The events of 2015 have shown that China is passing through a challenging transition: the labor-force expansion and surging investment that propelled three decades of growth are now weakening. This is a natural stage in the country’s economic development. Yet it raises questions such as how drastically the expansion of GDP will slow down and whether the country can tap new sources of growth.
New research by the McKinsey Global Institute (MGI) suggests that to realize consensus growth forecasts—5.5 to 6.5 percent a year—during the coming decade, China must generate two to three percentage points of annual GDP growth through innovation, broadly defined. If it does, innovation could contribute much of the $3 trillion to $5 trillion a year to GDP by 2025.
China will have evolved from an “innovation sponge,” absorbing and adapting existing technology and knowledge from around the world, into a global innovation leader. Our analysis suggests that this transformation is possible, though far from inevitable.
To date, when we have evaluated how well Chinese companies commercialize new ideas and use them to raise market share and profits and to compete around the world, the picture has been decidedly mixed. China has become a strong innovator in areas such as consumer electronics and construction equipment.
Yet in others—creating new drugs or designing automobile engines, for example—the country still isn’t globally competitive. That’s true even though every year it spends more than $200 billion on research (second only to the United States), turns out close to 30,000 PhDs in science and engineering, and leads the world in patent applications (more than 820,000 in 2013).
When we look ahead, though, we see broad swaths of opportunity. Our analysis suggests that by 2025, such new innovation opportunities could contribute $1.0 trillion to $2.2 trillion a year to the Chinese economy—or equivalent to up to 24 percent of total GDP growth.
To achieve this goal, China must continue to transform the manufacturing sector, particularly through digitization, and the service sector, through rising connectivity and Internet enablement. Additional productivity gains would come from progress in science- and engineering-based innovation and improvements in the operations of companies as they adopt modern business methods.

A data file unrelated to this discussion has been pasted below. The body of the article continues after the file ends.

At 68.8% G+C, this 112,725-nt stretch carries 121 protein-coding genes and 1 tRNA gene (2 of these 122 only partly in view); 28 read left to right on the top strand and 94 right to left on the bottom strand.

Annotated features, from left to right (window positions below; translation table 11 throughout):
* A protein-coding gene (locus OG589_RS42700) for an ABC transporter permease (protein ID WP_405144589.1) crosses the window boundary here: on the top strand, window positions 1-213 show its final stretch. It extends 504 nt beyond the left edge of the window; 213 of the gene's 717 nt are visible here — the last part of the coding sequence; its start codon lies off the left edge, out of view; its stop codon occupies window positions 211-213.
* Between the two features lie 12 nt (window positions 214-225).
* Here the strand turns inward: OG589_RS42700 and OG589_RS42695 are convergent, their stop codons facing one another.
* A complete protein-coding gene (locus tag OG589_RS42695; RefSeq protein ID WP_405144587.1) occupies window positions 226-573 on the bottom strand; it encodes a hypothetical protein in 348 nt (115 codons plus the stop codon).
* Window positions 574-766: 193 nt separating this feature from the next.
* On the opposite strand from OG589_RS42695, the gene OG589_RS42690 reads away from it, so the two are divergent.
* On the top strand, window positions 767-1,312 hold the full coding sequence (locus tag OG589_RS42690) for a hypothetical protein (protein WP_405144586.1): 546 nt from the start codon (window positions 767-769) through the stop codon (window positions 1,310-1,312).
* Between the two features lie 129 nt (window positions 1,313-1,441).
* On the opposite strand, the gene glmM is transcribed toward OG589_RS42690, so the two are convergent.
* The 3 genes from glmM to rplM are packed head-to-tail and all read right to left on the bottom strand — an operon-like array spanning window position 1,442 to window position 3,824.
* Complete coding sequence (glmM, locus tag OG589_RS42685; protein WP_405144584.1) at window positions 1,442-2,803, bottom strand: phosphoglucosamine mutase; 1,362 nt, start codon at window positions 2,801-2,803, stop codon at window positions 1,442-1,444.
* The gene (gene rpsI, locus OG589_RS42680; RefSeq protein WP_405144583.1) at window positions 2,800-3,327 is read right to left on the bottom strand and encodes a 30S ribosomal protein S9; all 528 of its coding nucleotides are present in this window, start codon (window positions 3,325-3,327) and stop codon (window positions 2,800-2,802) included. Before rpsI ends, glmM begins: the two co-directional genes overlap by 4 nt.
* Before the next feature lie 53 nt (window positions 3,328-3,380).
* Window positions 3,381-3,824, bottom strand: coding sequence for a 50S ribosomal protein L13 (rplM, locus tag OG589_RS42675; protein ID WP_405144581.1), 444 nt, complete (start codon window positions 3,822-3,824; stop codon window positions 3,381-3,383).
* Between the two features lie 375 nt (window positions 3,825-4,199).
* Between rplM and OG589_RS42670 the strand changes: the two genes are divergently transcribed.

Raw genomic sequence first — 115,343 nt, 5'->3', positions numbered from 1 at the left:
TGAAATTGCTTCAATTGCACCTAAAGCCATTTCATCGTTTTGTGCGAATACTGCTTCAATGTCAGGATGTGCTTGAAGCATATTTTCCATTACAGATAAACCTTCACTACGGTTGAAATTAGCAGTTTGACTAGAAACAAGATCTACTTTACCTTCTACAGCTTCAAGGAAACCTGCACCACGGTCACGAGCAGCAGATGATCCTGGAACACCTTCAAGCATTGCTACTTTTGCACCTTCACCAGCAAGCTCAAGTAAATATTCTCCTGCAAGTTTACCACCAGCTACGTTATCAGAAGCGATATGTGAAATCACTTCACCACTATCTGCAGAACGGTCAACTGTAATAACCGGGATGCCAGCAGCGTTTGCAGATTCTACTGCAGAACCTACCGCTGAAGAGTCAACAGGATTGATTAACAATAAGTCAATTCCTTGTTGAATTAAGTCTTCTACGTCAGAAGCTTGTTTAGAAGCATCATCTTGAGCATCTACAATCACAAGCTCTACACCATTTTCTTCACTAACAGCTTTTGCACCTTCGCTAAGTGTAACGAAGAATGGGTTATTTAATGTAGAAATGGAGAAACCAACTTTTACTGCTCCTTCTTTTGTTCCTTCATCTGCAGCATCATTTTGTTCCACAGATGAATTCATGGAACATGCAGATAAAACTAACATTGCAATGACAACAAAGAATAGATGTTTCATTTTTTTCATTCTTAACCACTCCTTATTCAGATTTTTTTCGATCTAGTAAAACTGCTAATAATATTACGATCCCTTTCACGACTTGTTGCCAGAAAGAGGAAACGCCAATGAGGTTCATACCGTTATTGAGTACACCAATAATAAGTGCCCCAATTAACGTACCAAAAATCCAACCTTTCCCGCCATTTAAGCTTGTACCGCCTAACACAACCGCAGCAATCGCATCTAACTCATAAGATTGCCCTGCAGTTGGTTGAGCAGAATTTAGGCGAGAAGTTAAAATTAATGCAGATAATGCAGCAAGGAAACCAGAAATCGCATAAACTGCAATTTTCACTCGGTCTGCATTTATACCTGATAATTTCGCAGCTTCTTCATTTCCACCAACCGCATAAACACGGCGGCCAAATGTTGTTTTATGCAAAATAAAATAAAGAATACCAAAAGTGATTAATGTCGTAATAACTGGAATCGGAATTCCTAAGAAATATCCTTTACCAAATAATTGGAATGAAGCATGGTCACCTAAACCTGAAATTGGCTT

To develop a clearer view of this potential, we identified four innovation archetypes: customer focused, efficiency driven, engineering based, and science based. We then compared the actual global revenues of individual industries with what we would expect them to generate given China’s share of global GDP (12 percent in 2013).
Chinese companies that rely on customer-focused and efficiency-driven innovation—in industries such as household appliances, Internet software and services, solar panels, and construction machinery—perform relatively well.
However, Chinese companies are not yet global leaders in any of the science-based industries (such as branded pharmaceuticals) that we analyzed.
In engineering-based industries, the results are inconsistent: China excels in high-speed trains but gets less than its GDP-based share from auto manufacturing.
The following is a summary of the outlook for innovation in these four categories, starting with the two outperformers.
1. Customer-focused innovation: The Chinese commercialization machine
China benefits from the sheer size of its consumer market, which helps companies to commercialize new ideas quickly and on a large scale; even a relatively small market like online gaming is bigger than the auto industry in Turkey or Thailand. Chinese companies have learned how to read the requirements of their rapidly urbanizing country and to scale up new products and services quickly to meet them.
Manufacturers of appliances and other household goods dominated the first wave of customer-focused innovators in China. Their innovations were “good enough” products such as refrigerators and TV sets. But these offerings no longer suffice to gain a growing share of consumers.
Companies like smartphone manufacturer Xiaomi are responding with cheaper and better products designed to offer hardware features as good as those from global brands but priced for the Chinese market. Like other customer-focused innovators in China, Xiaomi also uses the massive consumer market as a collaborator, rapidly refining its offerings through online feedback.
Internet service providers are another hotbed of customer-focused innovation. Alibaba, Baidu, and Tencent have become global leaders in online services, largely thanks to their success in the enormous Chinese market.
Innovations are needed to expand access to services (for example, remotely monitoring the health of rural patients), to improve the quality of offerings (greater choice and customization in financial and educational products), and to optimize operations (crowd-sourced logistics).
2. Efficiency-driven innovation: The ecosystem advantage